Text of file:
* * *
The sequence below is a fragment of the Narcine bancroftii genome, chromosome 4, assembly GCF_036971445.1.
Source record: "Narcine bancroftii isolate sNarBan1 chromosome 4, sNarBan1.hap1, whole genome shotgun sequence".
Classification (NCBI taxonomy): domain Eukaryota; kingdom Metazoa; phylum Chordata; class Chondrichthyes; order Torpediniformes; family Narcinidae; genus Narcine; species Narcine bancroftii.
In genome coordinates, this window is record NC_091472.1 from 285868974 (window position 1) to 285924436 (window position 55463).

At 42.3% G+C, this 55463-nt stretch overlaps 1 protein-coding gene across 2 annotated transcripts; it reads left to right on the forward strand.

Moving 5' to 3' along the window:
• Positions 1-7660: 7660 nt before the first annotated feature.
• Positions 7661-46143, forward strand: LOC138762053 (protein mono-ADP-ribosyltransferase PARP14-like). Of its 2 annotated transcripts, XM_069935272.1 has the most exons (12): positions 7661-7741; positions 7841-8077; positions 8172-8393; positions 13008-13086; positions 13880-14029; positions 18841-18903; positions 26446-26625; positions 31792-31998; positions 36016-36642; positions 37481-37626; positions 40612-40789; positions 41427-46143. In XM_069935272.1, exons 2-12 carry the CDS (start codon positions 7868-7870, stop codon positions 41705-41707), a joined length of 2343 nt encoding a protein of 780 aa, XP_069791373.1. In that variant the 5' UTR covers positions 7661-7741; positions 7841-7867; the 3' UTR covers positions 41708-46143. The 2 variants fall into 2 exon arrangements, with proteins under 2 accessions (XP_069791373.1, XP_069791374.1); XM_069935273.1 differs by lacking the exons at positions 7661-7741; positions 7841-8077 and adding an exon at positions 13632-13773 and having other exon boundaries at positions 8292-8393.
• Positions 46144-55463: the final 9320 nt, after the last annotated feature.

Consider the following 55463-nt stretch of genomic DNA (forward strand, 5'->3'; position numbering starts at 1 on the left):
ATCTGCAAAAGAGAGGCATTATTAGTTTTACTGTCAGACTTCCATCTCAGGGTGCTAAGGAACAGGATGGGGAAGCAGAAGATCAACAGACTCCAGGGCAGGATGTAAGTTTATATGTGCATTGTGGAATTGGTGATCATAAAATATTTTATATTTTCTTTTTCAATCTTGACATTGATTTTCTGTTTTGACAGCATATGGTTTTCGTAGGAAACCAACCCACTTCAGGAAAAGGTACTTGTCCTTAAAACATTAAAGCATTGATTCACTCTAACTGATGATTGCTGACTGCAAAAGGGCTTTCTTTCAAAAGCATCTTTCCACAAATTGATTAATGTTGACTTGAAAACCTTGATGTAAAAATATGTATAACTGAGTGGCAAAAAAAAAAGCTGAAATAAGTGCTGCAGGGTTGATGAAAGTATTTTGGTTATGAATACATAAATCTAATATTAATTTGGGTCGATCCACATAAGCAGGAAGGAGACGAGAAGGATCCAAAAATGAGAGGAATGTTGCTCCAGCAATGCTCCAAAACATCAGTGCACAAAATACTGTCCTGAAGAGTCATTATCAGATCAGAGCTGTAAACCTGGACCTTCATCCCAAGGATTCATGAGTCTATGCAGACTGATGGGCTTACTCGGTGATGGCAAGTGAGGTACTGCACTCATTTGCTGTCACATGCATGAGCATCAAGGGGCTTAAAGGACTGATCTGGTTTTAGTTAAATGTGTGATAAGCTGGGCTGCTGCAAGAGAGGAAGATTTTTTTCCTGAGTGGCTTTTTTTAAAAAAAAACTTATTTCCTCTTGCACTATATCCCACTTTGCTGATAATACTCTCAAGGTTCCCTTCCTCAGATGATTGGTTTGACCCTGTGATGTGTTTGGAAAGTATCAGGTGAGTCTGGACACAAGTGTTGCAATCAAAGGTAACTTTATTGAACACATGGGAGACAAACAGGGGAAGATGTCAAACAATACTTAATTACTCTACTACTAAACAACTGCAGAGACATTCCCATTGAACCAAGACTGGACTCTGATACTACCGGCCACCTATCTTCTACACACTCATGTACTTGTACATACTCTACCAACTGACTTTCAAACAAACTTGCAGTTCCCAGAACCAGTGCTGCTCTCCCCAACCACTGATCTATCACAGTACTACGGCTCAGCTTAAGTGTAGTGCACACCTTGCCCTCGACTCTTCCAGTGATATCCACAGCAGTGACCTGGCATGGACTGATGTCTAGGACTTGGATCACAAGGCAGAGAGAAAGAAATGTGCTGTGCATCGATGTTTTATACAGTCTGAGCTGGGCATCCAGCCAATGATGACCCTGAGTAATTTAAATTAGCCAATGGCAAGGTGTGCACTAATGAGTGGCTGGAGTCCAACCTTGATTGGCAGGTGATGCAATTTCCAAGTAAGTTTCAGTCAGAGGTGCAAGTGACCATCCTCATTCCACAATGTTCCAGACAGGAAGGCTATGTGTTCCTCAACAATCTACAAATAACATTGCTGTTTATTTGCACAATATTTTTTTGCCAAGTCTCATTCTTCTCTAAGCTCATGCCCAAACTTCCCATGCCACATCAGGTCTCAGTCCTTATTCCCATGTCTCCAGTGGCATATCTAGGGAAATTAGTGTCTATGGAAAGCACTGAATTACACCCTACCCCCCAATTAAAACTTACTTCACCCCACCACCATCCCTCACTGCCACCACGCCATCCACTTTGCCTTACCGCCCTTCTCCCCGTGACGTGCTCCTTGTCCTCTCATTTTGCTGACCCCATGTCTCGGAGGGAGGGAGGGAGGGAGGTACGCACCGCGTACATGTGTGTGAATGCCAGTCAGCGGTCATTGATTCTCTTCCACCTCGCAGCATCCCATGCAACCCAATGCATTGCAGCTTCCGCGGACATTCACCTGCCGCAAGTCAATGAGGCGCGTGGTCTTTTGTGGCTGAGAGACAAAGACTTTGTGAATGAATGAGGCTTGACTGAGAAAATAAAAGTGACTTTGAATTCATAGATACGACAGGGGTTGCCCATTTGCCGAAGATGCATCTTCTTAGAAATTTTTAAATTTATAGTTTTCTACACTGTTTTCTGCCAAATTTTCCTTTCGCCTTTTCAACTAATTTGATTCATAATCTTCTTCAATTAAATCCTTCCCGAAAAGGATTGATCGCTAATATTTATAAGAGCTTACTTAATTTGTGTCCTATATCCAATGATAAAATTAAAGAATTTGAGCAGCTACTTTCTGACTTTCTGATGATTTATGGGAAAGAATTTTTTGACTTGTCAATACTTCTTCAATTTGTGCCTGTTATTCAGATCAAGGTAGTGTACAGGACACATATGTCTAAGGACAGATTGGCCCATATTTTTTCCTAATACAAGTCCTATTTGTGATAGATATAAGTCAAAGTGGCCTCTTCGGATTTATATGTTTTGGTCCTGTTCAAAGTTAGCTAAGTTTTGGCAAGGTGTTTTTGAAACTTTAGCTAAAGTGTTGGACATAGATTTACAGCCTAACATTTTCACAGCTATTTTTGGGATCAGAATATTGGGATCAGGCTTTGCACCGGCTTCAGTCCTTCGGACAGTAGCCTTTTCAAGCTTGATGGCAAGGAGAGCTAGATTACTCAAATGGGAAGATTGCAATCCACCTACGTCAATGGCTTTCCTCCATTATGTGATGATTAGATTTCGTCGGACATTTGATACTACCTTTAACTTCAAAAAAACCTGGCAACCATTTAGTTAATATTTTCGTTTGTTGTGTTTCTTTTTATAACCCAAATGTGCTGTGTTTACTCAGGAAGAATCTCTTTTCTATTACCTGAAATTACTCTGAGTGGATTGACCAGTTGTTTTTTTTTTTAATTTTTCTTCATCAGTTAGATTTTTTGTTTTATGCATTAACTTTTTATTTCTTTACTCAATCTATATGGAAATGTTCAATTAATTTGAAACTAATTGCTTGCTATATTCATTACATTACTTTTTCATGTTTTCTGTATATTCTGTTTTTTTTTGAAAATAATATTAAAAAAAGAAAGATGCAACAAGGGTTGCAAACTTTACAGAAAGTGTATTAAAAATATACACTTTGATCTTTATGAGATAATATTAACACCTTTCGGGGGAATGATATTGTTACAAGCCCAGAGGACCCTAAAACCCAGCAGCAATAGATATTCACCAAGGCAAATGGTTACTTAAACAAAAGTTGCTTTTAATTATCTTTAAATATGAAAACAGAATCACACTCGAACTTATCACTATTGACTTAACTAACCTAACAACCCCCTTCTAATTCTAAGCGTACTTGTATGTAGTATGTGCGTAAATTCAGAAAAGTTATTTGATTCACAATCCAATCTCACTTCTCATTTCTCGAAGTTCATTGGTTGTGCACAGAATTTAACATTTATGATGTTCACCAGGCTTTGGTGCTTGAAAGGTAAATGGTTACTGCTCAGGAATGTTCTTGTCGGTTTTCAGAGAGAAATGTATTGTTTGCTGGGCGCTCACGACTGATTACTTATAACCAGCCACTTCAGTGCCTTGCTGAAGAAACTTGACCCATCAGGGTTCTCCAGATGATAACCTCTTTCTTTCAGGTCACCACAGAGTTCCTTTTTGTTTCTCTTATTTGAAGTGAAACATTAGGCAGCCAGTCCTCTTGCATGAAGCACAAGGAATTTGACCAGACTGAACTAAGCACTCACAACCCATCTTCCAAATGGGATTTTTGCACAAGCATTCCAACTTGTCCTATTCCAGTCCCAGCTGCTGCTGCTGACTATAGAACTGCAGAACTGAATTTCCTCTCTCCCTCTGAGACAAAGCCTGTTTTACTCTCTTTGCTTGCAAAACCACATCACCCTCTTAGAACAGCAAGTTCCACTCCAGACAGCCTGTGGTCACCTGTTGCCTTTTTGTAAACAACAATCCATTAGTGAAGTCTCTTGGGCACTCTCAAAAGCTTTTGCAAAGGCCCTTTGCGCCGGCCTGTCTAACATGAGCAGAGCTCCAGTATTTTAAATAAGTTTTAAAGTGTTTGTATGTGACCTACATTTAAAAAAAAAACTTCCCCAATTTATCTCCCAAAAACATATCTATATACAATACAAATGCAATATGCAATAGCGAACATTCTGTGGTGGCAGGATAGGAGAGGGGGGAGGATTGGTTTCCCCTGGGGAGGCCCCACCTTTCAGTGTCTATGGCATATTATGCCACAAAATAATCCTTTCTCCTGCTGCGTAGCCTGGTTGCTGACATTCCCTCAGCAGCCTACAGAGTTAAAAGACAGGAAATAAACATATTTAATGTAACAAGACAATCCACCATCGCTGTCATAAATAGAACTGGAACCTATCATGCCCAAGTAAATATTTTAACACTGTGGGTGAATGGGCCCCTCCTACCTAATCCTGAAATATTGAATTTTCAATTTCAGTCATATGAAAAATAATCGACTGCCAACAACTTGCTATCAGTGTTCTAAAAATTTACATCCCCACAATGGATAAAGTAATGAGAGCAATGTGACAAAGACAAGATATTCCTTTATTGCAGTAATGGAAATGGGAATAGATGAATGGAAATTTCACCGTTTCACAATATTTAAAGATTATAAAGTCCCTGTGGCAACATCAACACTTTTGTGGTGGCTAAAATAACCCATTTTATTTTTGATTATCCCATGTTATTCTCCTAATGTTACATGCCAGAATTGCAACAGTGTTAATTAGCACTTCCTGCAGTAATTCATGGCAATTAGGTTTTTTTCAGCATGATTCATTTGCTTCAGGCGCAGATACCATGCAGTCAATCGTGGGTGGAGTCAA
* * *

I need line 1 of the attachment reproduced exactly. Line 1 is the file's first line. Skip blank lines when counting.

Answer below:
The sequence below is a fragment of the Narcine bancroftii genome, chromosome 4, assembly GCF_036971445.1.